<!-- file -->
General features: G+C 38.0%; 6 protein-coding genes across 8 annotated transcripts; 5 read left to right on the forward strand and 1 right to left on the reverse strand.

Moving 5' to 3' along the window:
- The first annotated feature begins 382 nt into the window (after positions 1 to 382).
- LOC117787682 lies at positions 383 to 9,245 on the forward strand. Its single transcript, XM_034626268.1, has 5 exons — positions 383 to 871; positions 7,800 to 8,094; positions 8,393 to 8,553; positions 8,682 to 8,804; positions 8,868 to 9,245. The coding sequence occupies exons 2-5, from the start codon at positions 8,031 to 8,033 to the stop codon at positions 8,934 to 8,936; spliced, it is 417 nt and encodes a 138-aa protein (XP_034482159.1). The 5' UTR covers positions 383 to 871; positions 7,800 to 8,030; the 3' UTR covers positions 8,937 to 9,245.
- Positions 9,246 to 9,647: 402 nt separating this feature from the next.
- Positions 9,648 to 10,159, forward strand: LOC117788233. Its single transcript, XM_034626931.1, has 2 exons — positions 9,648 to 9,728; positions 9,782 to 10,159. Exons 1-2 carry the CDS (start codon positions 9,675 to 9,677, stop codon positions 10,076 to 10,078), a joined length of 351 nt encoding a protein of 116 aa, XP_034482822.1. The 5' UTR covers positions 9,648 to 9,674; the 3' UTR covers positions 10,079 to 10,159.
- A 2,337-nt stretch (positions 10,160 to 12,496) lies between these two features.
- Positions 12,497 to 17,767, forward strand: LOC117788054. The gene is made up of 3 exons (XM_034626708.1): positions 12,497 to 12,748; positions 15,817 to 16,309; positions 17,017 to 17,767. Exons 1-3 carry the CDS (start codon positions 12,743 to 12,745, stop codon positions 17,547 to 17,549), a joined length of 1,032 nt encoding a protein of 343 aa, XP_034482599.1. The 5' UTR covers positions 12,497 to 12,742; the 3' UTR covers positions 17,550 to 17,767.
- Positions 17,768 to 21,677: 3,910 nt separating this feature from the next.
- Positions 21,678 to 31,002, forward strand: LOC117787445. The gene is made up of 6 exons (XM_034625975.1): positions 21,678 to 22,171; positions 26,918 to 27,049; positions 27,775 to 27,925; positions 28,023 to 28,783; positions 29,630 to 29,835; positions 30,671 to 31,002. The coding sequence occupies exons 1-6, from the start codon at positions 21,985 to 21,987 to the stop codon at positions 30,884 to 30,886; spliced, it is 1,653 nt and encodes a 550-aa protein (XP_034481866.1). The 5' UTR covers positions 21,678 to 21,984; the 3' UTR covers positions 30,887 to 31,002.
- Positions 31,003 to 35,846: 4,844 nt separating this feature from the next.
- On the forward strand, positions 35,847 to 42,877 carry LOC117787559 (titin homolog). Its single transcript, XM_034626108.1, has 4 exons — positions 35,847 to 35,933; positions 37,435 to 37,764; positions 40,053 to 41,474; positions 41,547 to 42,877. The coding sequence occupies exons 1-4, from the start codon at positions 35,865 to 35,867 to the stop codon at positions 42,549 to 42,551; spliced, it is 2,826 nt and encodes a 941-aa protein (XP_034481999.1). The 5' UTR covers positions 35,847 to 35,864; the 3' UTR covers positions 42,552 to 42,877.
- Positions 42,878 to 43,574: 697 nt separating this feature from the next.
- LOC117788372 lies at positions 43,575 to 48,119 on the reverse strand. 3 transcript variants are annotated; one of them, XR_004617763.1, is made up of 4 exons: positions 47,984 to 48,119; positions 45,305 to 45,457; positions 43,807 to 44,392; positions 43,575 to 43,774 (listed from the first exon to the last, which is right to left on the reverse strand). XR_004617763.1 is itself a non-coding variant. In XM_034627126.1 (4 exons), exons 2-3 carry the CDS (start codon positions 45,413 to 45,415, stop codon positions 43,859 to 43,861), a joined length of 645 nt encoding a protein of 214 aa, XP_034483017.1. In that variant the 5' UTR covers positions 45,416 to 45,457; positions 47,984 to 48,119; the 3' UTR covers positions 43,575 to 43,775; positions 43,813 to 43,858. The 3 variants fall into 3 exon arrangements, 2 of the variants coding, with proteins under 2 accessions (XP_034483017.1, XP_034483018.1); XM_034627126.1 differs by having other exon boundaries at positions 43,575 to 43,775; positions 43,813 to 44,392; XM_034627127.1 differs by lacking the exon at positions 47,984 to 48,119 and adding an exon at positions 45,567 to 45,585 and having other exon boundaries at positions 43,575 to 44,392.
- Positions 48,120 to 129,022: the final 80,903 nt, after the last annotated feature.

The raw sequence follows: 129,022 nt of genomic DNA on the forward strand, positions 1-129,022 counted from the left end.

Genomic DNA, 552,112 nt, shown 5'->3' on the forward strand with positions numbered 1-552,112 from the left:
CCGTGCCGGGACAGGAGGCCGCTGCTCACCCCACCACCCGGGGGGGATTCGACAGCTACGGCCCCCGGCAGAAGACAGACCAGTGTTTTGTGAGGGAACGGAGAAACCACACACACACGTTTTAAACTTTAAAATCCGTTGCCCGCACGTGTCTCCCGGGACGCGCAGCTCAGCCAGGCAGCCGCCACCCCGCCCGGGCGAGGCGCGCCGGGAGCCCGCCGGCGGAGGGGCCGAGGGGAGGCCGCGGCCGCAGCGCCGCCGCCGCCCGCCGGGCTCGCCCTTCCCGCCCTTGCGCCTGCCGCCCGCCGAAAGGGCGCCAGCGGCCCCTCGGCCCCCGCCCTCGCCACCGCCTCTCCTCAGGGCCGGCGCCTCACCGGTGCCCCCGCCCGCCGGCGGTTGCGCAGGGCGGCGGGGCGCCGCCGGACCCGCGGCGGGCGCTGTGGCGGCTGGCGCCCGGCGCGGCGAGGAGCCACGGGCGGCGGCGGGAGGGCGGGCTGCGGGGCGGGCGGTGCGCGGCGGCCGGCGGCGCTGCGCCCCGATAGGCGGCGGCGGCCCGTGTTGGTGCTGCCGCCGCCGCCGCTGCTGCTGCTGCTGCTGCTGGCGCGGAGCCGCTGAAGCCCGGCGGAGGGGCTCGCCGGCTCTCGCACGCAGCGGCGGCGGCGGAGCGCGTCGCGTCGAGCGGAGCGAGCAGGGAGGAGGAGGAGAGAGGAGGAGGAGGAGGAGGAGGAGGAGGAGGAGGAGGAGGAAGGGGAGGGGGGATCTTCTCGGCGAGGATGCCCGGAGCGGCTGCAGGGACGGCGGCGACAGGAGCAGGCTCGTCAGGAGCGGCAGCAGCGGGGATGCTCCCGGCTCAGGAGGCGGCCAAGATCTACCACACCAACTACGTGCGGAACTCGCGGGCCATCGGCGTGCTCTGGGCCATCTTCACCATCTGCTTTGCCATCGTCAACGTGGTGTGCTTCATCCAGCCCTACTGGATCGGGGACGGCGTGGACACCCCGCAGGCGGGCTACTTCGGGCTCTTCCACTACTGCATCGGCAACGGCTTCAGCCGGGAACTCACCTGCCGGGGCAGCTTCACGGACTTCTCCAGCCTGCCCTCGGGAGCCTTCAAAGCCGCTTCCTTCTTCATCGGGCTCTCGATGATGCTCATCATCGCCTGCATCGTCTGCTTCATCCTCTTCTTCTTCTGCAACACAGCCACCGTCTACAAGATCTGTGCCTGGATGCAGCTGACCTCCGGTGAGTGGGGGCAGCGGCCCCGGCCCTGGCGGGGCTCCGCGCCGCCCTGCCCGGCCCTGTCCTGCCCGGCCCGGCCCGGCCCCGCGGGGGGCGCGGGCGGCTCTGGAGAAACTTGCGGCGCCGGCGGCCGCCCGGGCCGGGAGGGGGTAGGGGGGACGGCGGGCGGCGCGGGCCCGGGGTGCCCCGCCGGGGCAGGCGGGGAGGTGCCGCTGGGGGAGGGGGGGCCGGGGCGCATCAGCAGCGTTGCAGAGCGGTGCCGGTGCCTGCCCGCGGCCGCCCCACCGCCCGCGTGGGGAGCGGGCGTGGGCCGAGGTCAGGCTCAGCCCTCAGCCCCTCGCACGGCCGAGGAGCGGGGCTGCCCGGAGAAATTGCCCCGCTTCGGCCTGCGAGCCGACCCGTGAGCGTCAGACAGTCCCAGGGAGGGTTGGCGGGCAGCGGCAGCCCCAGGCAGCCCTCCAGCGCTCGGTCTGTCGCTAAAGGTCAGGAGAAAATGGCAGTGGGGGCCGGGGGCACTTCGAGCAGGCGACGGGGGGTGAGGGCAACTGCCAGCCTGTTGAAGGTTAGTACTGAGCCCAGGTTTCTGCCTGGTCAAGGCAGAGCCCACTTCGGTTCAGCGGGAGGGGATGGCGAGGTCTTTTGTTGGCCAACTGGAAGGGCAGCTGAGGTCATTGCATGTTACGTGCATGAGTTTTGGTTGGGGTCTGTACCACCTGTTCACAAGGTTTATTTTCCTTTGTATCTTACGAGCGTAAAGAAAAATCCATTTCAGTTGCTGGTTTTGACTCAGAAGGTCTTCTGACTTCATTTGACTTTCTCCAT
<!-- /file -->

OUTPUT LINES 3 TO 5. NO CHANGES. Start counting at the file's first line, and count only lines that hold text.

- The first annotated feature begins 382 nt into the window (after positions 1 to 382).
- LOC117787682 lies at positions 383 to 9,245 on the forward strand. Its single transcript, XM_034626268.1, has 5 exons — positions 383 to 871; positions 7,800 to 8,094; positions 8,393 to 8,553; positions 8,682 to 8,804; positions 8,868 to 9,245. The coding sequence occupies exons 2-5, from the start codon at positions 8,031 to 8,033 to the stop codon at positions 8,934 to 8,936; spliced, it is 417 nt and encodes a 138-aa protein (XP_034482159.1). The 5' UTR covers positions 383 to 871; positions 7,800 to 8,030; the 3' UTR covers positions 8,937 to 9,245.
- Positions 9,246 to 9,647: 402 nt separating this feature from the next.